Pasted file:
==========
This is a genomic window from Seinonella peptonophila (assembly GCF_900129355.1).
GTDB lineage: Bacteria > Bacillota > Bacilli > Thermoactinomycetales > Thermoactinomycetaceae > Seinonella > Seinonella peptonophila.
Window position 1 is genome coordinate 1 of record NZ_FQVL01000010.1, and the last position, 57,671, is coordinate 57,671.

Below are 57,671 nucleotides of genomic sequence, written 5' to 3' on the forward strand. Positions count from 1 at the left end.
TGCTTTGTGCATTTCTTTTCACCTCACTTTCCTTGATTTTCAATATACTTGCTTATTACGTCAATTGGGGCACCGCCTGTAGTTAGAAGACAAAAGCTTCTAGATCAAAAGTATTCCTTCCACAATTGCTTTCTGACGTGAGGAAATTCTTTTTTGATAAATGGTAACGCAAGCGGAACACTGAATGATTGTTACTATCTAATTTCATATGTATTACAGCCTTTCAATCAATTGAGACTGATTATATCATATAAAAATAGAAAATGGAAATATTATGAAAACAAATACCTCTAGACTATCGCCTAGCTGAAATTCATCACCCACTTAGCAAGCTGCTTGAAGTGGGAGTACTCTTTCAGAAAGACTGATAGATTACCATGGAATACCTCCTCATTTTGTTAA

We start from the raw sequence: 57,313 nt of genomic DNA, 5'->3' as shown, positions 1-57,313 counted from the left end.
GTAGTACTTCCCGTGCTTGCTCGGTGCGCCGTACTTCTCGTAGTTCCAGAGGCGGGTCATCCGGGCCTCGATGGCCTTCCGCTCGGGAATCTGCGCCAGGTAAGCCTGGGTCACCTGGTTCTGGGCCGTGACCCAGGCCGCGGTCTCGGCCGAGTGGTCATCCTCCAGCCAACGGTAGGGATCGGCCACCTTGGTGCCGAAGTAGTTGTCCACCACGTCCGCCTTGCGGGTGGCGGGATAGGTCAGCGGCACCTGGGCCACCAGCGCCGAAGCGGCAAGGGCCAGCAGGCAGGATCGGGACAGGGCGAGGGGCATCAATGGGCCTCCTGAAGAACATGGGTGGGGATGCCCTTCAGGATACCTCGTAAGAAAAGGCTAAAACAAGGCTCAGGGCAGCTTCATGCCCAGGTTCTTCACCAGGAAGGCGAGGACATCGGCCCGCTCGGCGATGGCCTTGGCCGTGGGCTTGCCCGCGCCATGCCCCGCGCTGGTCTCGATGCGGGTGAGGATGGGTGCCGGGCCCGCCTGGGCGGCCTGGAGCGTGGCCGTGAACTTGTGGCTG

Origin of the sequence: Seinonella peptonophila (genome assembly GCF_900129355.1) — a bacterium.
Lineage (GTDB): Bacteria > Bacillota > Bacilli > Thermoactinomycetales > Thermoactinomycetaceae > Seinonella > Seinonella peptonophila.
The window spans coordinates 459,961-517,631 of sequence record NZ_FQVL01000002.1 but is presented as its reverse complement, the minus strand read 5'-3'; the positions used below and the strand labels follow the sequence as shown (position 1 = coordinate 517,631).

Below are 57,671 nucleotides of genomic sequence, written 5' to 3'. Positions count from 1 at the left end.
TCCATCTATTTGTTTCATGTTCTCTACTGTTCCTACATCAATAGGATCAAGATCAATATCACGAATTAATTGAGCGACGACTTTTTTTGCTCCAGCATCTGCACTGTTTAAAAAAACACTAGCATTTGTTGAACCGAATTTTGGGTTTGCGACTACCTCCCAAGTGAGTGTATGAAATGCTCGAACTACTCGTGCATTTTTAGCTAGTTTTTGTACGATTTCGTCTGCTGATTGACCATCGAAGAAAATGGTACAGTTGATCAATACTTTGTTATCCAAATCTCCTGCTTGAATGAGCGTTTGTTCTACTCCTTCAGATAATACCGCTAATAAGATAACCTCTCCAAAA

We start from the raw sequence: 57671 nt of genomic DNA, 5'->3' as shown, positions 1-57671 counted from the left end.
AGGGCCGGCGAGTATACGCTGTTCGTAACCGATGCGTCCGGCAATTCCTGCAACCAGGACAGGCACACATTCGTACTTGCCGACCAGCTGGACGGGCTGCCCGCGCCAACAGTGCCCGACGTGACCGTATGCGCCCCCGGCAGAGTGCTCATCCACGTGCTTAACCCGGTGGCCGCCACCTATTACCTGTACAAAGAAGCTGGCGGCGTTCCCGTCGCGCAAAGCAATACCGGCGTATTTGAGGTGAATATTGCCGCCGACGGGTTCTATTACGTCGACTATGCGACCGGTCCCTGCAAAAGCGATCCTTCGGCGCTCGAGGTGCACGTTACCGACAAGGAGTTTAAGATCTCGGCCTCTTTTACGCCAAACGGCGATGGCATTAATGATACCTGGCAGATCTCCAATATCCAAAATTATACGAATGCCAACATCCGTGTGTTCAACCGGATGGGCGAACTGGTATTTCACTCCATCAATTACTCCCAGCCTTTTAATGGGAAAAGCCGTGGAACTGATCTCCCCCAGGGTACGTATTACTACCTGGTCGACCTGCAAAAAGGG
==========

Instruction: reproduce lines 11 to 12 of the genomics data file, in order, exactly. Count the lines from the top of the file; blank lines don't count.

Below are 57,671 nucleotides of genomic sequence, written 5' to 3'. Positions count from 1 at the left end.
TCCATCTATTTGTTTCATGTTCTCTACTGTTCCTACATCAATAGGATCAAGATCAATATCACGAATTAATTGAGCGACGACTTTTTTTGCTCCAGCATCTGCACTGTTTAAAAAAACACTAGCATTTGTTGAACCGAATTTTGGGTTTGCGACTACCTCCCAAGTGAGTGTATGAAATGCTCGAACTACTCGTGCATTTTTAGCTAGTTTTTGTACGATTTCGTCTGCTGATTGACCATCGAAGAAAATGGTACAGTTGATCAATACTTTGTTATCCAAATCTCCTGCTTGAATGAGCGTTTGTTCTACTCCTTCAGATAATACCGCTAATAAGATAACCTCTCCAAAA